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Tampa’s White Cane Awareness Day walk a reminder to motorists

Friday’s annual walk is to raise awareness of visually-impaired pedestrians carrying the white cane, a tool that helps them navigate around obstacles.
Sighted and visually impaired walkers participate in the White Cane Walk in 2017, to remind motorists to use caution around and yield the right-of-way to pedestrians carrying the white cane, a tool that helps them navigate around obstacles in their path. [Courtesy of Tampa Lighthouse for the Blind]
Published Oct. 10

TAMPA — If it is too hot Friday, Christine Scourtes said she may turn around early, but she does plan to join scores of people from the Tampa Lighthouse for the Blind in the annual White Cane Awareness Day walk.

Scourtes, who turns 95 next week, has coped for 10 years with macular degeneration, which has greatly impaired her vision. She goes to a water aerobics workout four or five days a week and spends a lot of time out with friends, shopping, attending church meetings, going to lunch. She said she might not be on the go quite so much if she could still see to read, a favorite pastime.

“It affects every facet of your life,’’ she said.

Christine Scourtes, 94, said she plans to join scores of people from the Tampa Lighthouse for the Blind in the annual White Cane Awareness Day walk. She has coped for 10 years with macular degeneration. [Courtesy of Mary D. Greacen]

While she doesn’t use a white cane or a guide dog, she wants to join in on the walk along Platt Street, Willow Avenue and Kennedy Boulevard Friday to show support for the cause. She said the Tampa Lighthouse for the Blind has helped her immensely.

“They teach you how to live independently, how to cut meat, use the microwave and stove — they teach you how to take care of yourself without having to have a keeper,’’ she said.

At about 12:15, about 100 visually impaired people are expected to take part in the White Cane Awareness Day walk, an event that is officially recognized nationally on Oct. 15. Its purpose is to remind motorists to use caution around and yield the right-of-way to pedestrians carrying the white cane, a tool that helps them navigate around obstacles in their path.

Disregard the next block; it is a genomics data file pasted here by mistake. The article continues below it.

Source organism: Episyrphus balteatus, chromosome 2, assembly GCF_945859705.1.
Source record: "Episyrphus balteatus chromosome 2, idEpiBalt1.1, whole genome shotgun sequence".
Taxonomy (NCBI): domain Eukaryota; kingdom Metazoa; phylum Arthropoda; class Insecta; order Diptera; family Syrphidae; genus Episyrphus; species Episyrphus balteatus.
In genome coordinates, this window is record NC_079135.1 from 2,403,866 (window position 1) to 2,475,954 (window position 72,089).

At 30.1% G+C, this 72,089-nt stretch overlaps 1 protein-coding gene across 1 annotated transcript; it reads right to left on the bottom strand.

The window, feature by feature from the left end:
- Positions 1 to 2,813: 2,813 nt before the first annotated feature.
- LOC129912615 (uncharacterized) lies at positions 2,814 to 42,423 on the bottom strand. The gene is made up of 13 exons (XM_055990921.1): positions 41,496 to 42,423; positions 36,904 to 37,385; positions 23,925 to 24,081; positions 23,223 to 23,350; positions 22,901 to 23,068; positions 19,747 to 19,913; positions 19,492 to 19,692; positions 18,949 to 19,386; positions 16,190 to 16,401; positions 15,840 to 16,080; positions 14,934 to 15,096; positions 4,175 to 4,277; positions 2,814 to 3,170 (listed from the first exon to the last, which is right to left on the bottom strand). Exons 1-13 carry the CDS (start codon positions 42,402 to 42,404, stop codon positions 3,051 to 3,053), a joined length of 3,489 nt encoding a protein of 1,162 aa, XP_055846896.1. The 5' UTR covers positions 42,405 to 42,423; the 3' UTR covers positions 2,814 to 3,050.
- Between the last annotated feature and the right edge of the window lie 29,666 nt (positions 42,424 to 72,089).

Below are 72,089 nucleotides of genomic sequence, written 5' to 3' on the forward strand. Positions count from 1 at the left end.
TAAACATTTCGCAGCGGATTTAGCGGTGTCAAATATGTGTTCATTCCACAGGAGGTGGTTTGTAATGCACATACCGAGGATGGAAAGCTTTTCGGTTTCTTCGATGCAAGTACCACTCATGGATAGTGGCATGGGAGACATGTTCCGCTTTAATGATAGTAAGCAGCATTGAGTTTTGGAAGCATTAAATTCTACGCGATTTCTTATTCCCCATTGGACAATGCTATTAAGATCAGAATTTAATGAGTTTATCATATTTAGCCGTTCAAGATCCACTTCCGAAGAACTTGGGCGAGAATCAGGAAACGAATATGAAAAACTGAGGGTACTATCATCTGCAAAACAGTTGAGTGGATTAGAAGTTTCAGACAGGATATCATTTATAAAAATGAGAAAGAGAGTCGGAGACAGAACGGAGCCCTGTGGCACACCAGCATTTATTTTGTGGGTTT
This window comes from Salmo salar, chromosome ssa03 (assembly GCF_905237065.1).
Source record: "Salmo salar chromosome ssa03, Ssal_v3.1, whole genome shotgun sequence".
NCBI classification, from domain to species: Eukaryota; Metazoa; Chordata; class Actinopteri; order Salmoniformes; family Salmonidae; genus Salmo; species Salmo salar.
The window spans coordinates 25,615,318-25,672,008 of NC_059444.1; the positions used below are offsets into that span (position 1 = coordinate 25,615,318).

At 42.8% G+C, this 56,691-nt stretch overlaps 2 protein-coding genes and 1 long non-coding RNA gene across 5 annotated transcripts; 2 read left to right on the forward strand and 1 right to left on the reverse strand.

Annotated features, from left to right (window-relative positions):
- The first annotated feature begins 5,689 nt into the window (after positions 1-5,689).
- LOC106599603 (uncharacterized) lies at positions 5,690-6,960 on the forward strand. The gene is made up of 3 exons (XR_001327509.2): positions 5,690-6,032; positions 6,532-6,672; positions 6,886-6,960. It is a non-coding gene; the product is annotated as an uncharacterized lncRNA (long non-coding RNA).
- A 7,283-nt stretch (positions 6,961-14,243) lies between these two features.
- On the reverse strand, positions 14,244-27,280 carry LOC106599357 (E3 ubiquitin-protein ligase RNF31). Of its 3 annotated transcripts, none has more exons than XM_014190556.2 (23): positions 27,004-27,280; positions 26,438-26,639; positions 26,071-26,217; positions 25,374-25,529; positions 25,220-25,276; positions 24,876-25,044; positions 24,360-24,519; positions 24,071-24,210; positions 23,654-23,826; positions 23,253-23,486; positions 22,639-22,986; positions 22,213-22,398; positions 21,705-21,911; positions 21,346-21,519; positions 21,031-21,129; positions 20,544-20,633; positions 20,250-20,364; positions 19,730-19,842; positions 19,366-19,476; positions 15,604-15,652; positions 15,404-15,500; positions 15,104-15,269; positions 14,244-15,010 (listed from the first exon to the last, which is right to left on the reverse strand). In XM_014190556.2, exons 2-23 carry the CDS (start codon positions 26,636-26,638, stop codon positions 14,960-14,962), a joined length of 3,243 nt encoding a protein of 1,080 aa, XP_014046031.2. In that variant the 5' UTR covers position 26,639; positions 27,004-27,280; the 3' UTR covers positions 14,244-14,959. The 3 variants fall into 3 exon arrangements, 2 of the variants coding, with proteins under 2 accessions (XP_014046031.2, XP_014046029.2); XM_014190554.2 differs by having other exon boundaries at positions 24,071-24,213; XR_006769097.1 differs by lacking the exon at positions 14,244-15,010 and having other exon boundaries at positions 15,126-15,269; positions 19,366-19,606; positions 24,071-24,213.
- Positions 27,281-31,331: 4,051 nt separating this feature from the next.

They will leave from the Lighthouse, 1106 W. Platt St., and walk on the sidewalk west to Willow Avenue, where they will turn north and continue under the Selmon Expressway and across Cleveland Street to Kennedy Boulevard. They will turn right and gather at the fire station nearby, where they will continue to hoist signs for passing motorists before returning by the same route to the Lighthouse.

Sheryl Brown, longtime executive director of the Lighthouse for the Blind, said that current and former clients have been invited to participate. They’ll first be treated to a hot dog and hamburger cookout at the Lighthouse starting at 11 a.m. After the walk, they will return for an ice cream party. About 20 volunteers will be on hand to help, and the Tampa Police Department bicycle squad will be along to protect the procession.

Scourtes said that while the shots she takes every six weeks will not restore her eyesight, they do slow the progression of vision loss so that it doesn’t seem that different from month to month.

“I still live in a world that’s all blurry,’’ she said, “but at least I can see to walk.’’

Oct. 15 was declared White Cane Awareness Day by a joint resolution of Congress, at the urging of the National Federation of the Blind, in 1964.


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